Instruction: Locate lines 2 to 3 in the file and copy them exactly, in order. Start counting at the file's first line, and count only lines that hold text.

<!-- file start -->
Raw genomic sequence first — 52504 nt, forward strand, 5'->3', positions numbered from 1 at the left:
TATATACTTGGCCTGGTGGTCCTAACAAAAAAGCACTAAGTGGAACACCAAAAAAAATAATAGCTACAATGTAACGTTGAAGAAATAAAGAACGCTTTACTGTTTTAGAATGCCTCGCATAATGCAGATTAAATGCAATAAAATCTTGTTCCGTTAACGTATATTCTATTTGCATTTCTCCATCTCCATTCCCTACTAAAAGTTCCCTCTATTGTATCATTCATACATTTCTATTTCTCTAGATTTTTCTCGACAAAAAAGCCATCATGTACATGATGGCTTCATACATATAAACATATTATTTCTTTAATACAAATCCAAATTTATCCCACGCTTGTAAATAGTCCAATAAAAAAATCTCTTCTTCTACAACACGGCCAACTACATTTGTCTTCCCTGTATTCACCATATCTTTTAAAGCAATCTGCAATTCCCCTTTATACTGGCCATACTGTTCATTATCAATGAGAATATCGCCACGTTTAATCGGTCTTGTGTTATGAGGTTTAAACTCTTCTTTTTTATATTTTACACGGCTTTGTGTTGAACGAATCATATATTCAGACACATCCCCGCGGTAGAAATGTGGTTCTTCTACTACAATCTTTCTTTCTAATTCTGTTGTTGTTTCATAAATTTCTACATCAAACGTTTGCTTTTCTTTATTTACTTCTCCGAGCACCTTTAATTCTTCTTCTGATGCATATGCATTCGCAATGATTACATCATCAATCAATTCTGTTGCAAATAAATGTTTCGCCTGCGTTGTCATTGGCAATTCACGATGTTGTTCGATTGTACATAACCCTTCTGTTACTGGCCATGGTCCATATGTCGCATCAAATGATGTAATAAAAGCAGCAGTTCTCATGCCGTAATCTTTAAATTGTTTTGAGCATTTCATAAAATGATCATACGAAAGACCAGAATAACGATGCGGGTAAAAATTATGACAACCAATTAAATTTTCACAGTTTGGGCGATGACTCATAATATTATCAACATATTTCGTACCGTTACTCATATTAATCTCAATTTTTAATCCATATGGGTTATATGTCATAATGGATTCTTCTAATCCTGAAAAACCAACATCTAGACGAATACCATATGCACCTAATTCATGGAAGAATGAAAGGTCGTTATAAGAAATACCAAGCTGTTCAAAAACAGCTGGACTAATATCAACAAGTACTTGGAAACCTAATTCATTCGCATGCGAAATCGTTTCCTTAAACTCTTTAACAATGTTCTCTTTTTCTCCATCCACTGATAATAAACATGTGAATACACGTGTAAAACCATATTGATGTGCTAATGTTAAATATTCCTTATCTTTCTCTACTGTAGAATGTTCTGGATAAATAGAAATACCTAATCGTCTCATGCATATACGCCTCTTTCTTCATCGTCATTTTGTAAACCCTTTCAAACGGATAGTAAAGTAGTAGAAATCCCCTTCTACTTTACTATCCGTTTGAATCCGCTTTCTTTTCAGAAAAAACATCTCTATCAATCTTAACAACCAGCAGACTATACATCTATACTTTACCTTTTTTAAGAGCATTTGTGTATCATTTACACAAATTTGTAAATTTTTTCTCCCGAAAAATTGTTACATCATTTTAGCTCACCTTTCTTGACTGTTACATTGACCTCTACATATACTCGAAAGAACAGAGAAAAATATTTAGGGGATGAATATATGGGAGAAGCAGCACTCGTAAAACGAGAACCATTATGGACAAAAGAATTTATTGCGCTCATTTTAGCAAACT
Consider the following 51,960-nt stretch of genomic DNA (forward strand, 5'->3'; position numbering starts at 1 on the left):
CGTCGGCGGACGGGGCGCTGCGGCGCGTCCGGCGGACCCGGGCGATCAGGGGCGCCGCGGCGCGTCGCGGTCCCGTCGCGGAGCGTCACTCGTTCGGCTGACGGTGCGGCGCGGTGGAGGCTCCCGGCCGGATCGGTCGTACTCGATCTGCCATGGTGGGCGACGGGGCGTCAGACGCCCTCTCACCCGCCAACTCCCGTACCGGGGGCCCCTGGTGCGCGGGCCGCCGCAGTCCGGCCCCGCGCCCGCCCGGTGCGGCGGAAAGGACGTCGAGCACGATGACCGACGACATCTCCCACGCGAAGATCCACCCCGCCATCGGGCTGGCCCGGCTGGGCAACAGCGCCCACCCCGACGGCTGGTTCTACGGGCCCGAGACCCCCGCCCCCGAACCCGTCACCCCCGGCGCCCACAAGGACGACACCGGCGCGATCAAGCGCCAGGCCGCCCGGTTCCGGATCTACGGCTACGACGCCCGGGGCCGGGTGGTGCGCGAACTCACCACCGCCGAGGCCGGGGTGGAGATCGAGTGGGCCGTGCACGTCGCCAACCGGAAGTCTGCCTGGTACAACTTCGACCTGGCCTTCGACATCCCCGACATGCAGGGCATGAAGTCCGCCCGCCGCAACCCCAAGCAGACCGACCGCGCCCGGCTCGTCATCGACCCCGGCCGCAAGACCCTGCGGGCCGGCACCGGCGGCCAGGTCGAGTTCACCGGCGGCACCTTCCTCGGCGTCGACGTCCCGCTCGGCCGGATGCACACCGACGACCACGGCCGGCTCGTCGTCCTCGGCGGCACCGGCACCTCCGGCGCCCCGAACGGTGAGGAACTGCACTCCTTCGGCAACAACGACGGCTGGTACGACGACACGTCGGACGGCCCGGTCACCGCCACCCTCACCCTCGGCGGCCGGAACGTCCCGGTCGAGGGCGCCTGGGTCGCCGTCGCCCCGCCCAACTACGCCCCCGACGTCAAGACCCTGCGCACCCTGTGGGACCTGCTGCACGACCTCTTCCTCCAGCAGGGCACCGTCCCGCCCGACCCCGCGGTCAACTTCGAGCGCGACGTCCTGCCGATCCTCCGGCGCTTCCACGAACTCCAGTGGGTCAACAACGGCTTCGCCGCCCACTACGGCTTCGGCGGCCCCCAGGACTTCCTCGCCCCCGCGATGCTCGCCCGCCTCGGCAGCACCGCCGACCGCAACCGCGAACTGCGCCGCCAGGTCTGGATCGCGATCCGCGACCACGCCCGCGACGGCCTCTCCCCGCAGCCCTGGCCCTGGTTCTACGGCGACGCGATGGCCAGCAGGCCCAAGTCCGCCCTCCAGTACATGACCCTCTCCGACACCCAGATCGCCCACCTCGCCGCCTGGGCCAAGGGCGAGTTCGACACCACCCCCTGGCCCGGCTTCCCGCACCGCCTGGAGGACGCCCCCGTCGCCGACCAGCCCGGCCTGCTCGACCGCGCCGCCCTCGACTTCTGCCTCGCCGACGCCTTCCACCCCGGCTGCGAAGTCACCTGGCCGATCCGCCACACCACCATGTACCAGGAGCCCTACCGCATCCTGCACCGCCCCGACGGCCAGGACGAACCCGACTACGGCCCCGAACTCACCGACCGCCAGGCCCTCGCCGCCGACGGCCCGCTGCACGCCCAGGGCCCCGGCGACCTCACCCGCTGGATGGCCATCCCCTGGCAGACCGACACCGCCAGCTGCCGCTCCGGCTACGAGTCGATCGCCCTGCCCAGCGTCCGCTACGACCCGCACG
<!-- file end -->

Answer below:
TATATACTTGGCCTGGTGGTCCTAACAAAAAAGCACTAAGTGGAACACCAAAAAAAATAATAGCTACAATGTAACGTTGAAGAAATAAAGAACGCTTTACTGTTTTAGAATGCCTCGCATAATGCAGATTAAATGCAATAAAATCTTGTTCCGTTAACGTATATTCTATTTGCATTTCTCCATCTCCATTCCCTACTAAAAGTTCCCTCTATTGTATCATTCATACATTTCTATTTCTCTAGATTTTTCTCGACAAAAAAGCCATCATGTACATGATGGCTTCATACATATAAACATATTATTTCTTTAATACAAATCCAAATTTATCCCACGCTTGTAAATAGTCCAATAAAAAAATCTCTTCTTCTACAACACGGCCAACTACATTTGTCTTCCCTGTATTCACCATATCTTTTAAAGCAATCTGCAATTCCCCTTTATACTGGCCATACTGTTCATTATCAATGAGAATATCGCCACGTTTAATCGGTCTTGTGTTATGAGGTTTAAACTCTTCTTTTTTATATTTTACACGGCTTTGTGTTGAACGAATCATATATTCAGACACATCCCCGCGGTAGAAATGTGGTTCTTCTACTACAATCTTTCTTTCTAATTCTGTTGTTGTTTCATAAATTTCTACATCAAACGTTTGCTTTTCTTTATTTACTTCTCCGAGCACCTTTAATTCTTCTTCTGATGCATATGCATTCGCAATGATTACATCATCAATCAATTCTGTTGCAAATAAATGTTTCGCCTGCGTTGTCATTGGCAATTCACGATGTTGTTCGATTGTACATAACCCTTCTGTTACTGGCCATGGTCCATATGTCGCATCAAATGATGTAATAAAAGCAGCAGTTCTCATGCCGTAATCTTTAAATTGTTTTGAGCATTTCATAAAATGATCATACGAAAGACCAGAATAACGATGCGGGTAAAAATTATGACAACCAATTAAATTTTCACAGTTTGGGCGATGACTCATAATATTATCAACATATTTCGTACCGTTACTCATATTAATCTCAATTTTTAATCCATATGGGTTATATGTCATAATGGATTCTTCTAATCCTGAAAAACCAACATCTAGACGAATACCATATGCACCTAATTCATGGAAGAATGAAAGGTCGTTATAAGAAATACCAAGCTGTTCAAAAACAGCTGGACTAATATCAACAAGTACTTGGAAACCTAATTCATTCGCATGCGAAATCGTTTCCTTAAACTCTTTAACAATGTTCTCTTTTTCTCCATCCACTGATAATAAACATGTGAATACACGTGTAAAACCATATTGATGTGCTAATGTTAAATATTCCTTATCTTTCTCTACTGTAGAATGTTCTGGATAAATAGAAATACCTAATCGTCTCATGCATATACGCCTCTTTCTTCATCGTCATTTTGTAAACCCTTTCAAACGGATAGTAAAGTAGTAGAAATCCCCTTCTACTTTACTATCCGTTTGAATCCGCTTTCTTTTCAGAAAAAACATCTCTATCAATCTTAACAACCAGCAGACTATACATCTATACTTTACCTTTTTTAAGAGCATTTGTGTATCATTTACACAAATTTGTAAATTTTTTCTCCCGAAAAATTGTTACATCATTTTAGCTCACCTTTCTTGACTGTTACATTGACCTCTACATATACTCGAAAGAACAGAGAAAAATATTTAGGGGATGAATATATGGGAGAAGCAGCACTCGTAAAACGAGAACCATTATGGACAAAAGAATTTATTGCGCTCATTTTAGCAAACT
Consider the following 51,960-nt stretch of genomic DNA (forward strand, 5'->3'; position numbering starts at 1 on the left):